By Dr Qamar Schuyler, Marine Scientist at The University of Queensland.
I’ve spent a significant portion of the last 6 years forcing turtle poop through a sieve. Seriously. As a sea turtle researcher focused on understanding the what, why, and where of turtles eating harmful plastics, I’ve had to cut open hundreds of sea turtles stranded dead on beaches in Moreton Bay and the Queensland coast to see what is in their digestive system.
What I found was scary.
About 30 per cent of turtles in Moreton Bay have eaten plastics. But if you look a little more closely, you’ll find that not all turtles are equal in their appetite for plastic. Young, ocean going sea turtles are far more likely to ingest harmful bits of plastic. About 55 per cent of the ocean-going turtles we surveyed had eaten plastics, while only 25 percent of the coastal dwellers had.
Most turtles spend the early part of their lives floating around at the surface of the ocean, moving with the ocean currents… as does plastic. These young turtles eat as much as they can, trying to grow big and strong before they move back to coastal waters, where more predators live. Unfortunately, when they come into contact with plastic, they eat that along with everything else. Much of what we see in these turtles’ guts is hard, white bits of plastic.
Once the turtles move back to the coast, however, they begin feeding at the bottom of the ocean. They are less likely to come into contact with plastics at the surface, but when they do, they typically eat soft, translucent plastics. We think turtles mistake these plastics for jellyfish, one of their food sources.
The numbers in Moreton bay are scary, but it gets even more scary when you look at the rest of the world. We compiled studies from around the world, and plugged them into a computer model to estimate how many turtles worldwide had ingested debris. According to the model, over 50% of turtle worldwide are likely to have debris in their bellies.
So what does that really mean for these guys? Well, plastic can have a number of harmful impacts for turtles and other wildlife.
Only a few pieces of plastic are enough to kill a turtle by blocking its gut or piercing the gut wall. So many of these animals are at risk of dying. But that’s not all. Plastic can also potentially cause a host of non-lethal problems by leaching toxic compounds into the animal. Scientists still don’t have a full understanding of the impacts from these toxic compounds, but we think they can affect reproduction and have other impacts on turtle populations.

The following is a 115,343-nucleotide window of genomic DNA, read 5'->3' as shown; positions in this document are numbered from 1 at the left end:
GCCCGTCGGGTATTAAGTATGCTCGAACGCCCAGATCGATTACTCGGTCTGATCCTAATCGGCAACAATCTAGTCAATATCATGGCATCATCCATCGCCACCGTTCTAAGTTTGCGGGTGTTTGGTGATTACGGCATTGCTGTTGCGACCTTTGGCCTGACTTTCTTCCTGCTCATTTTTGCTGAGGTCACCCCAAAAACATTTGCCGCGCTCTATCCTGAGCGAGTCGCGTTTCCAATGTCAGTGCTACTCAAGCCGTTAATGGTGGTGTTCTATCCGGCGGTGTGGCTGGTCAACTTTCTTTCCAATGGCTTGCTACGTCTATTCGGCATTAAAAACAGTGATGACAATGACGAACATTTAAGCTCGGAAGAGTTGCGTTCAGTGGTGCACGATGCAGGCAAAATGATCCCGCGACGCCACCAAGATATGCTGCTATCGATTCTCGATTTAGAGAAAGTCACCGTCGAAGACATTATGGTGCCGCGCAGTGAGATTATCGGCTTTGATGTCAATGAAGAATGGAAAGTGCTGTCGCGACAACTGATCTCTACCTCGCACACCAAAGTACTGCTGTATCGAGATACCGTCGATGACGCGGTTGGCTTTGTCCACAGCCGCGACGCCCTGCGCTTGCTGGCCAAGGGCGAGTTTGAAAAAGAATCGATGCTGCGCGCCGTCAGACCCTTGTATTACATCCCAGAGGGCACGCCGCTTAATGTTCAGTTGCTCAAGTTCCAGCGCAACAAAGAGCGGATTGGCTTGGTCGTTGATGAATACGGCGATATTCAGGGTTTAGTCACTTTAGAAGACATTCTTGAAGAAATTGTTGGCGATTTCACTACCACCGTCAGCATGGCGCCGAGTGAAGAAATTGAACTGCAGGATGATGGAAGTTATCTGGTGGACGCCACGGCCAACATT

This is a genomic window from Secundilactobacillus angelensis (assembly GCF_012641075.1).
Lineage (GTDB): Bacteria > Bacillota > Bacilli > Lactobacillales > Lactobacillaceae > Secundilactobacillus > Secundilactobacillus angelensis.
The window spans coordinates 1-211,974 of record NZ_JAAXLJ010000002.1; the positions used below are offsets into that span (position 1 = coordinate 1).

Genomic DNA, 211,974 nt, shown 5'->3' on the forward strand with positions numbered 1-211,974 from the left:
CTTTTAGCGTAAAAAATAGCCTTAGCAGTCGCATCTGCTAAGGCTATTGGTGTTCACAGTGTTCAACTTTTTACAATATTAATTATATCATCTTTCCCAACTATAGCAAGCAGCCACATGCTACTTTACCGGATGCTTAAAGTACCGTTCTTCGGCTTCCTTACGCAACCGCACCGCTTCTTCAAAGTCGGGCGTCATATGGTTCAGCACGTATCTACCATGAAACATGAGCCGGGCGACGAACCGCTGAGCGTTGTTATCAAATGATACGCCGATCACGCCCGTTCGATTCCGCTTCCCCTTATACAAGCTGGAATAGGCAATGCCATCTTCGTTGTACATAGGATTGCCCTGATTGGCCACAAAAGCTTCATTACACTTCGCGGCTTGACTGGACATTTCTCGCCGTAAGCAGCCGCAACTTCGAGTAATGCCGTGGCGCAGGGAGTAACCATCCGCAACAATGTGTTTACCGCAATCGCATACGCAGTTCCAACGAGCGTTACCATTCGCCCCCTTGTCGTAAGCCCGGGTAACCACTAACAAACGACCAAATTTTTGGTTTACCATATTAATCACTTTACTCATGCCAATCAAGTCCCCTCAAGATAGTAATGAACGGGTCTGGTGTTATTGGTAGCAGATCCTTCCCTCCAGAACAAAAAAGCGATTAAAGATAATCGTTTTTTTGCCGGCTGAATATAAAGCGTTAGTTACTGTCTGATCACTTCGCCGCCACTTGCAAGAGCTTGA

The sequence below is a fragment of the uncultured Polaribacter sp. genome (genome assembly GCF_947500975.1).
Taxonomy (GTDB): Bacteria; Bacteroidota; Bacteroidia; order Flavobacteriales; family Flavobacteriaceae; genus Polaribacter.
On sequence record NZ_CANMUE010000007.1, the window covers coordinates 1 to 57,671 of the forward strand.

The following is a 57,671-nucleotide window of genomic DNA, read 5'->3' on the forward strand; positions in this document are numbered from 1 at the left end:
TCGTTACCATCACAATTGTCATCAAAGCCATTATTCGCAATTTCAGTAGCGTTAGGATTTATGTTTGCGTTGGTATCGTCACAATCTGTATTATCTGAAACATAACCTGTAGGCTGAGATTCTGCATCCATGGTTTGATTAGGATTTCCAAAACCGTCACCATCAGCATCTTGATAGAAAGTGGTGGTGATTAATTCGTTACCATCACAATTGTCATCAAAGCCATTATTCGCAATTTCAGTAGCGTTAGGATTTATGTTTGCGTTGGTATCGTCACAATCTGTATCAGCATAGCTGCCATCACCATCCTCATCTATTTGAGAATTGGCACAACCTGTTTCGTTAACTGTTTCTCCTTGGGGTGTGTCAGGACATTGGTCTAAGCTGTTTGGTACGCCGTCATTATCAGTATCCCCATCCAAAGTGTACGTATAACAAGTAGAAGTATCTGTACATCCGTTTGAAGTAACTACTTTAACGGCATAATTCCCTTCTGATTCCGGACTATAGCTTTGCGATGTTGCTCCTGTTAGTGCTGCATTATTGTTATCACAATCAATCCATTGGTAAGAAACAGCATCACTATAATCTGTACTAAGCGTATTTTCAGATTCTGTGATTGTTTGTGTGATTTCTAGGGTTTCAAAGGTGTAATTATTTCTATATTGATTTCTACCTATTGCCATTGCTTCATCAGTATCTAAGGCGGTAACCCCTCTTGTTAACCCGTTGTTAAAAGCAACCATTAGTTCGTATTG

Well, it all sounds like pretty dire news, doesn’t it? From my years of heartbreaking work on these beautiful animals, I will admit that it can be hard at times to look on the bright side. But the great thing is, I have also been very lucky to spend a lot of time teaching non-scientists about what I have learned. And the even greater thing is that I have seen them take the message on board, and not only change things in their lives, but also tell others about what they’ve learned.
For example…a year 1 class in South Australia did playground clean ups and found that the most commonly littered item was the plastic wrapper from their juice box straws. So, they asked the lunch ladies to collect a 5 cent deposit from anyone buying a juice box. When they brought the straw wrapper back, they got their deposit back. Just like a container deposit scheme, and after a week, there were almost no plastic straw wrappers on the school grounds.
If a year 1 class can make a difference, surely all of us more educated people can as well. I don’t have to tell you how to reduce your plastic usage…just get out there and do it. And even more importantly, talk about what you’re doing! Get your friends and families and the politicians and the retailers on board as well, that’s the only way we’ll make a difference!
Dr Qamar Schuyler